Juan Campiz protects first base on a softball field at Miami Lakes Optimist Park. He leans toward the batter, ready to field whatever may come from home plate.
His spot on the diamond is one he has held since he was a boy.
That child’s love for the game has continued to present day, when he is a youthful 96.
“I started playing baseball when I was 10 in Puerto Rico,” Campiz said in Spanish. He stayed with the game after his family moved to New York and continued through middle age when he settled in Miami.
“Every Sunday I played softball,” Campiz said.
Campiz is a key man on the Miami Lakes Senior Softball Program’s Geezers team. They are up to 30 men who are mostly older than 60 and meet twice a week at the park.
“Juan is our No. 1 idol,” said Dave Oliver, coordinator of the program. “Juan is truly special.”
To recognize Campiz’s longevity, Oliver presented him with a personalized jersey and #1 on the back.
Campiz is the only Geezer to have that honor; other players wear their own gear or jerseys from The Graham Companies, team sponsor for more than a decade.
A Geezers game is fun to watch and has rules designed to accommodate the players. There’s no base running. If a ball flies over an outfielder’s head, it’s a home run.
There is also a lot of teasing, in Spanish and English. One player is nicknamed the attorney, because he talks non-stop.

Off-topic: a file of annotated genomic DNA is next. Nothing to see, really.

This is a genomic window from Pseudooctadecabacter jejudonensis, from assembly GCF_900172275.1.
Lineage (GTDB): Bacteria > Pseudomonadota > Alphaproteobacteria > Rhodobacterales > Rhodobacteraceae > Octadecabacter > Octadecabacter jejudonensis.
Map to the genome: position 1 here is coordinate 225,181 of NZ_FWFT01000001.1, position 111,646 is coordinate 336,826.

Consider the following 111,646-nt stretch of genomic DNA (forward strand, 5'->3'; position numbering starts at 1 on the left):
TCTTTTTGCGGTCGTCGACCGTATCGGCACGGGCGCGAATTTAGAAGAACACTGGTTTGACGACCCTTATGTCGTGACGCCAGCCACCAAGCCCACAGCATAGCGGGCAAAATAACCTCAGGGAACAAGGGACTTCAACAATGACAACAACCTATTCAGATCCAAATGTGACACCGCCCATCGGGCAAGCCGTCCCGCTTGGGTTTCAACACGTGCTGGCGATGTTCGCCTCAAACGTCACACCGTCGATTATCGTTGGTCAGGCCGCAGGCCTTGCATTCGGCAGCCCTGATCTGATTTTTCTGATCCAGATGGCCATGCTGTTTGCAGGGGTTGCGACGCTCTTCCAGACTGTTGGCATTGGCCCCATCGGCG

Off the field, Campiz follows the Miami Marlins. His current favorite player is Garrett Cooper, who is also a first baseman.
A retired custodian with the Miami-Dade Public School District, Campiz is a widower. Two of his stepchildren live in Florida, a third is in New Mexico.
He said there is no real secret to living as long as he has.
“It’s eating right, trying to work out and [taking] my medicine,” Campiz said. “It’s [also] not being stressed.”
If he doesn’t play with the Geezers each week, he begins to feel tired.
“It’s a few hours of entertainment,” Campiz said.
Game days include team celebrations of players’ birthdays at the field, with singing, pastelitos and Cuban coffee.
Oliver memorializes their fun with statistics and humorous game notes.
Otherwise, Campiz keeps busy with tasks at home.
He will turn 97 on May 22 and has no plans to quit the Geezers.
“I’ll keep playing softball until I can’t anymore,” Campiz said.